Now, I'm not writing this to say every Dark Fantasy writer needs to watch anime. Just know, if you have a world and you're stuck about what to populate it with or you need powers for you characters, watching one episode of a popular anime could be just the inspiration you need. Keep an open mind. 

Monday, January 14, 2013

"Writing is About Giving Your Blood" (TAP!)

As I said in the previous post, Total Awesomeness...Well, Not Total, I attended my first publishing conference last week. This post's title is a quote from bestselling author Guy Kawasaki during his session Author- Publisher- Entrepreneur.

First of all, I have to give another shout out to Evernote. I took all my notes in this program on my computer. When the battery of my laptop died, I continued the notes in the Evernote app on my Kindle. (Did I mention I got a Kindle for Christmas?) I love paper books but I'm thinking I'll be buying more ebooks than print in the future.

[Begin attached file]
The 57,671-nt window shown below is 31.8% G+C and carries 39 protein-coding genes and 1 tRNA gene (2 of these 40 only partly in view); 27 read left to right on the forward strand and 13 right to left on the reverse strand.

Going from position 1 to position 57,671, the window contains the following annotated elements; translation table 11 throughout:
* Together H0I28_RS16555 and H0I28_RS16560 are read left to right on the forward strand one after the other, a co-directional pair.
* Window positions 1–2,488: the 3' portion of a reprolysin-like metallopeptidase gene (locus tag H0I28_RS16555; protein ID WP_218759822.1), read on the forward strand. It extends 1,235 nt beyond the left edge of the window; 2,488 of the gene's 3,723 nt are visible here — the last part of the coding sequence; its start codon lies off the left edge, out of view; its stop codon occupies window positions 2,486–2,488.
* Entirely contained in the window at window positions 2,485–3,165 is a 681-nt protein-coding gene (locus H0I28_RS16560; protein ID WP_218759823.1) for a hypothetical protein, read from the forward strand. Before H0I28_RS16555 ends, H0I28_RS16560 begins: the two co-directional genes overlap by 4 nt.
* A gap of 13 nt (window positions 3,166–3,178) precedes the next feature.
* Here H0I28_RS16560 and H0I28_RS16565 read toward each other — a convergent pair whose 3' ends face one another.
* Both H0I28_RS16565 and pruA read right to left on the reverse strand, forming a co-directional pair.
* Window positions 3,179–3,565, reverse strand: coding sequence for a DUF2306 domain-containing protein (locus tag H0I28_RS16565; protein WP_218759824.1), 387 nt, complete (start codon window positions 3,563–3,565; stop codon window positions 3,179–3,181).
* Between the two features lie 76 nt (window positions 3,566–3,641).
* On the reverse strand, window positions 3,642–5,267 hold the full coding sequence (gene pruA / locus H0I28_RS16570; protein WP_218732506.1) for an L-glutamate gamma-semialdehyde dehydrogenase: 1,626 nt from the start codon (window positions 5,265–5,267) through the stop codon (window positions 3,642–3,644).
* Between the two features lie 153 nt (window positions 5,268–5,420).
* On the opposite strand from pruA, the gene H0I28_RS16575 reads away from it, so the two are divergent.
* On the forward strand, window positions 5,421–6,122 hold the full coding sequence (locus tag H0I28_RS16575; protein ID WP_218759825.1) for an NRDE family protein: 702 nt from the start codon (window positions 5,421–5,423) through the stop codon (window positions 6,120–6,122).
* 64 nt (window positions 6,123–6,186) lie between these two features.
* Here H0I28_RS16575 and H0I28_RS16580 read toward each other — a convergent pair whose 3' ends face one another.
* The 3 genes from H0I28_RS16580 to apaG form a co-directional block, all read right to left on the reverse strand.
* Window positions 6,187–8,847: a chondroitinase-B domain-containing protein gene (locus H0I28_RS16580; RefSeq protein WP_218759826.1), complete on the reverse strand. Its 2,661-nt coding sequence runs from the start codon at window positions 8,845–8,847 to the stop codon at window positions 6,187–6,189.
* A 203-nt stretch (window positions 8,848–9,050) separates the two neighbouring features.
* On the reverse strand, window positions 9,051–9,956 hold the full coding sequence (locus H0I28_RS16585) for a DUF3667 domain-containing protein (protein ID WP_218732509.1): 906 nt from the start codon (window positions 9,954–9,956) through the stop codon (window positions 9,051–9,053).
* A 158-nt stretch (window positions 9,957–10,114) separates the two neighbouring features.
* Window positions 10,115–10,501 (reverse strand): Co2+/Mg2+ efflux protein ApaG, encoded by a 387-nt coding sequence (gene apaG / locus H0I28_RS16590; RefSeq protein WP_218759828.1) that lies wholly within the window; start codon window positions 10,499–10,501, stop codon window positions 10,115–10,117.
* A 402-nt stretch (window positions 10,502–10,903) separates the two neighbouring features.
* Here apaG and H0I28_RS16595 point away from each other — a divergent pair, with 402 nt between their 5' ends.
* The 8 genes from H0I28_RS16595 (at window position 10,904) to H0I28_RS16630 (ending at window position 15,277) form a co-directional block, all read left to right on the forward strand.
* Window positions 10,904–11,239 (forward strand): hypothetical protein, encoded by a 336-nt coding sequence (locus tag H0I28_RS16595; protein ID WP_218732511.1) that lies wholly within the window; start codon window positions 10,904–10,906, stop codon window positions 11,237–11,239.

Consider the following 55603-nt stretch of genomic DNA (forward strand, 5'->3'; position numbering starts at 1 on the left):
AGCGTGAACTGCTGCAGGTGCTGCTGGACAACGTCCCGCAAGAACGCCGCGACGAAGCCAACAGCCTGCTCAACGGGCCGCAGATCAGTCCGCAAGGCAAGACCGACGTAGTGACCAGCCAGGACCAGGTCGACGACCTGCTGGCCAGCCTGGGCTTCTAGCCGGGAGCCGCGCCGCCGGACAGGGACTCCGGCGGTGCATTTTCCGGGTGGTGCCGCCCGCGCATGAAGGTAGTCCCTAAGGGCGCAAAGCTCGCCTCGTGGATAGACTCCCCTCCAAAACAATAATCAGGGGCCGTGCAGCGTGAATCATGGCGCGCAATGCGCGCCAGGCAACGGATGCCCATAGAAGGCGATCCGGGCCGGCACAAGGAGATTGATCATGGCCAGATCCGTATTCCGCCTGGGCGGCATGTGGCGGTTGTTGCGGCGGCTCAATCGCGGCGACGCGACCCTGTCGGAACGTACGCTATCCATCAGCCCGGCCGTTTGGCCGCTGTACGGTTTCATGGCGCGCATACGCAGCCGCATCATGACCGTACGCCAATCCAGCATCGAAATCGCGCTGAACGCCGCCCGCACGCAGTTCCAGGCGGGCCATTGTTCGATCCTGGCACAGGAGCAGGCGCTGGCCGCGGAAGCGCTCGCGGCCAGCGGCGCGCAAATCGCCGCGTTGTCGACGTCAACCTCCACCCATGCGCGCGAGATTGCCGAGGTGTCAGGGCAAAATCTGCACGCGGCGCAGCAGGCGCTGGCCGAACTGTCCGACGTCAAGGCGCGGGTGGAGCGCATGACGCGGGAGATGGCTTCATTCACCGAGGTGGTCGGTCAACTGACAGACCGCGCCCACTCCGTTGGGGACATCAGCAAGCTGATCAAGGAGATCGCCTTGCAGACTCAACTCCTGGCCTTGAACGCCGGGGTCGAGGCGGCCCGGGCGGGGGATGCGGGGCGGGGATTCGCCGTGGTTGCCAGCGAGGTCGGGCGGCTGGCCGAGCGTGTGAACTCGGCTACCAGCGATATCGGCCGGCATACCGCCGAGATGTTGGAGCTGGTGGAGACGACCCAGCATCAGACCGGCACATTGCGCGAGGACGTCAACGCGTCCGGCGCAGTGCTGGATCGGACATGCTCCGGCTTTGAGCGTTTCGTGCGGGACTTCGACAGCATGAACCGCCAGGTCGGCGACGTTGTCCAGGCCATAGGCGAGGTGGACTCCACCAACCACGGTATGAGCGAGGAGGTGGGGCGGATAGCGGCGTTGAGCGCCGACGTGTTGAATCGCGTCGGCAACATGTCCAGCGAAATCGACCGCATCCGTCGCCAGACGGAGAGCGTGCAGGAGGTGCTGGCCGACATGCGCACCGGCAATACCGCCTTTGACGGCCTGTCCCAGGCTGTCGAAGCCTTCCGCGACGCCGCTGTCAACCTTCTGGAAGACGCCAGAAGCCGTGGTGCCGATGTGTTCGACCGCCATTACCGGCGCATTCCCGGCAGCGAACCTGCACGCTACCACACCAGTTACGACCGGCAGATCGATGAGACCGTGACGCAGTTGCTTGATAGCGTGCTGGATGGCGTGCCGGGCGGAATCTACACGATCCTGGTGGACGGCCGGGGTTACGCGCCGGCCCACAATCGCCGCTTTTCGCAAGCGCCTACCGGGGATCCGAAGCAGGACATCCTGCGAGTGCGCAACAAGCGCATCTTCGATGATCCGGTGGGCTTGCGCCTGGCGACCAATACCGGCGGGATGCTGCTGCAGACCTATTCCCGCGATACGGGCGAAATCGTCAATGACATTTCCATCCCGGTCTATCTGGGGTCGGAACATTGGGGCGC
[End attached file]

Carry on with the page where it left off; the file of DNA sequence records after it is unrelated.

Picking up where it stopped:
TAP! is the first of its kind so the setting was intimate. About 100 people attended, if that many. It seemed almost everyone knew everyone by the last session. It didn't make me feel more comfortable with networking but I liked I was getting in on the ground floor of something with the potential to become huge. Hmm, it's the same with Aubey LLC- the small press publisher I'm helping build.